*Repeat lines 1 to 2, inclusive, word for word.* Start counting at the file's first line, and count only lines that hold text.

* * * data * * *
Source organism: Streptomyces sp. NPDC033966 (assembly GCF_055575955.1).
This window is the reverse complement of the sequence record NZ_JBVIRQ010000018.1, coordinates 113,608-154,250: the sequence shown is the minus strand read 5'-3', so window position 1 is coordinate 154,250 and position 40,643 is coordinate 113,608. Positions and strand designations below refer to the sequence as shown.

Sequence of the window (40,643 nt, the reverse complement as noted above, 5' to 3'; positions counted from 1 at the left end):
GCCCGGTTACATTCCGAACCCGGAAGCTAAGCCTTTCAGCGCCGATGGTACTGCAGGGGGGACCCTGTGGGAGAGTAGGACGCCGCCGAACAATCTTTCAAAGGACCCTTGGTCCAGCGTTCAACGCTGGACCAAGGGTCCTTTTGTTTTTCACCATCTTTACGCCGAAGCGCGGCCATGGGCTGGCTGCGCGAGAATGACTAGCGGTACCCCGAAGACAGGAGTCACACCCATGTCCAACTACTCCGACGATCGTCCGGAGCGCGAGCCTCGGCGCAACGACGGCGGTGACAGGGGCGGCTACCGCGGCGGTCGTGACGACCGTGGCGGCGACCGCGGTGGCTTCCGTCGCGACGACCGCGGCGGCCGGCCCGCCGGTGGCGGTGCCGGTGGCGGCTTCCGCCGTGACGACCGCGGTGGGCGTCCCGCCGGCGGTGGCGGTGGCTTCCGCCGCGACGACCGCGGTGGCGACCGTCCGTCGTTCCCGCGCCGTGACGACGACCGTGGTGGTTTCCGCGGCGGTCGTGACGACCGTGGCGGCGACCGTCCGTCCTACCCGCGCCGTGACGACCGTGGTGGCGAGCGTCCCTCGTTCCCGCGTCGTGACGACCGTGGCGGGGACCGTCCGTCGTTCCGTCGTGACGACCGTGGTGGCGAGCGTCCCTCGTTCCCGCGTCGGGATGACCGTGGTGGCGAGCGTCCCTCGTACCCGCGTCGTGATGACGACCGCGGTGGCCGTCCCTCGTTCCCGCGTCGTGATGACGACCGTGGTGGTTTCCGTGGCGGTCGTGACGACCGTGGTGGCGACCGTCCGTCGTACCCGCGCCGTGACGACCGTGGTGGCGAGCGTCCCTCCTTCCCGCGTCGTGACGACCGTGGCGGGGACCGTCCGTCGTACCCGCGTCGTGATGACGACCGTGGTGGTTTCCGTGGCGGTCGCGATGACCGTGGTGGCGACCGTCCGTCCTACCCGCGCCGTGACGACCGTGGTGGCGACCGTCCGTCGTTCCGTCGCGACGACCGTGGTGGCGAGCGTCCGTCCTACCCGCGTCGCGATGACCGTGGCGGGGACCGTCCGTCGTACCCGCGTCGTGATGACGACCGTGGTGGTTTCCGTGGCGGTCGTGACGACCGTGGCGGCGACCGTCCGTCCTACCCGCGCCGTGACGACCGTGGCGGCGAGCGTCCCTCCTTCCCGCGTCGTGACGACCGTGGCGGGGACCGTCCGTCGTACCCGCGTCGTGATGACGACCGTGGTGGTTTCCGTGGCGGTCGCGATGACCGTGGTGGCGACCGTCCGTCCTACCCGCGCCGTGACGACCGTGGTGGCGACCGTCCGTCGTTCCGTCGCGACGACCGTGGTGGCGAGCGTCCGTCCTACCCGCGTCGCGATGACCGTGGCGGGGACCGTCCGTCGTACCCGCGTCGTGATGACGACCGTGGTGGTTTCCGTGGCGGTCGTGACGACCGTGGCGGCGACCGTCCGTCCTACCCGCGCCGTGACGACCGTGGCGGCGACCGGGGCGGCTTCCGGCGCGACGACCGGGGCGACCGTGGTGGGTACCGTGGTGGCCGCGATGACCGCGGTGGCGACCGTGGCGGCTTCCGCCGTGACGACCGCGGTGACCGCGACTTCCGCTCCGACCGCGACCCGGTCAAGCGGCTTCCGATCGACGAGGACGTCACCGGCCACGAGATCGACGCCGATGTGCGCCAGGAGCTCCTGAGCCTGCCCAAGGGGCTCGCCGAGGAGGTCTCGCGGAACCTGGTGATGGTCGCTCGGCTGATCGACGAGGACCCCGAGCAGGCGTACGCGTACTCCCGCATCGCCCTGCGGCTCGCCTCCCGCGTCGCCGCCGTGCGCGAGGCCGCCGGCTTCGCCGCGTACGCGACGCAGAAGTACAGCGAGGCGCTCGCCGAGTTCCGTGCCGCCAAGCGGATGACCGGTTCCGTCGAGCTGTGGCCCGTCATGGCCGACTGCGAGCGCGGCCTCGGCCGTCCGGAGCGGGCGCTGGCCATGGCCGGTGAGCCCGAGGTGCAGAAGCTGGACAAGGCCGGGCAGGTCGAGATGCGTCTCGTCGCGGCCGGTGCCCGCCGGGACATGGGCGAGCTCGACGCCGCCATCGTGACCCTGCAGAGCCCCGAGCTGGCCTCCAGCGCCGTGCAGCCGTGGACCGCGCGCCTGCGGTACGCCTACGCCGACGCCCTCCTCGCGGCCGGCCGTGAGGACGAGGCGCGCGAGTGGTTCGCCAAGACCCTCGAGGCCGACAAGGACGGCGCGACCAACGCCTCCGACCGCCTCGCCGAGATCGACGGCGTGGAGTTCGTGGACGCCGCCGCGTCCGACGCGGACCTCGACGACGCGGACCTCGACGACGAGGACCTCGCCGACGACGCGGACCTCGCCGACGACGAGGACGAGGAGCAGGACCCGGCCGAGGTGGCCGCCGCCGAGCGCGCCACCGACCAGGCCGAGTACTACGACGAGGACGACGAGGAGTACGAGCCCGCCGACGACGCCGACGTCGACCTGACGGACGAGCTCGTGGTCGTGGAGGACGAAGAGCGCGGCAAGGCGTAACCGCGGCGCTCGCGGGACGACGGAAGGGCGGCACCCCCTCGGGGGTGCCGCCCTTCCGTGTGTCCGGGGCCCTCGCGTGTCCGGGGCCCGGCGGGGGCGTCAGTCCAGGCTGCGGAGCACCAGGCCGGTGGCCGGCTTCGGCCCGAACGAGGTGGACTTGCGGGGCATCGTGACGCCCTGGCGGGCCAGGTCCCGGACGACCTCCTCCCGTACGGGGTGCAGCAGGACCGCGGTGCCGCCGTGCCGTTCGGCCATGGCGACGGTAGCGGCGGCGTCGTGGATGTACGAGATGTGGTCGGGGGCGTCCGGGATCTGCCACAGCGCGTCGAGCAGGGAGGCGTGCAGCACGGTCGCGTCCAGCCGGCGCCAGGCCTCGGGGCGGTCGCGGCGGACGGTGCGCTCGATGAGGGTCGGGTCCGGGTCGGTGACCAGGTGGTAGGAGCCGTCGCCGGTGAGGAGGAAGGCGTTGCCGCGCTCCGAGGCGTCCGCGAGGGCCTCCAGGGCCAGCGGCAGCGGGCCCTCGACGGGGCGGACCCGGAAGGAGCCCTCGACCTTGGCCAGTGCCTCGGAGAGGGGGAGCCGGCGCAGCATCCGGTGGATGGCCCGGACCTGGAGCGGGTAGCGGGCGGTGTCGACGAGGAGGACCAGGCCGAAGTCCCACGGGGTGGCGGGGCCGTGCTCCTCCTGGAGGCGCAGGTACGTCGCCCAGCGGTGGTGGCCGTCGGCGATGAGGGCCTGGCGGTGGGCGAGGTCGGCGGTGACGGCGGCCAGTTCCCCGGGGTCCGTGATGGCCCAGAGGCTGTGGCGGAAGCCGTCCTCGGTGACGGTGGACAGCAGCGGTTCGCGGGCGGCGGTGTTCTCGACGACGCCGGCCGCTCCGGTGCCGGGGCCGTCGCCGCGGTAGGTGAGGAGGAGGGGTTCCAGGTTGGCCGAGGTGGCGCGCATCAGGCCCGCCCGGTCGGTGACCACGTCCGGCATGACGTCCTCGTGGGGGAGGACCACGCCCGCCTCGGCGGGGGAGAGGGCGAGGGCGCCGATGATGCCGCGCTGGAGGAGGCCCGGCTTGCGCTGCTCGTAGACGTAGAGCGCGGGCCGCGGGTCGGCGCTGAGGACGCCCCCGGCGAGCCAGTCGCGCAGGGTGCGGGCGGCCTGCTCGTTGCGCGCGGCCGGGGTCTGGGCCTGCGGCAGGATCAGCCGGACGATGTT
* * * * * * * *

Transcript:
Source organism: Streptomyces sp. NPDC033966 (assembly GCF_055575955.1).
This window is the reverse complement of the sequence record NZ_JBVIRQ010000018.1, coordinates 113,608-154,250: the sequence shown is the minus strand read 5'-3', so window position 1 is coordinate 154,250 and position 40,643 is coordinate 113,608. Positions and strand designations below refer to the sequence as shown.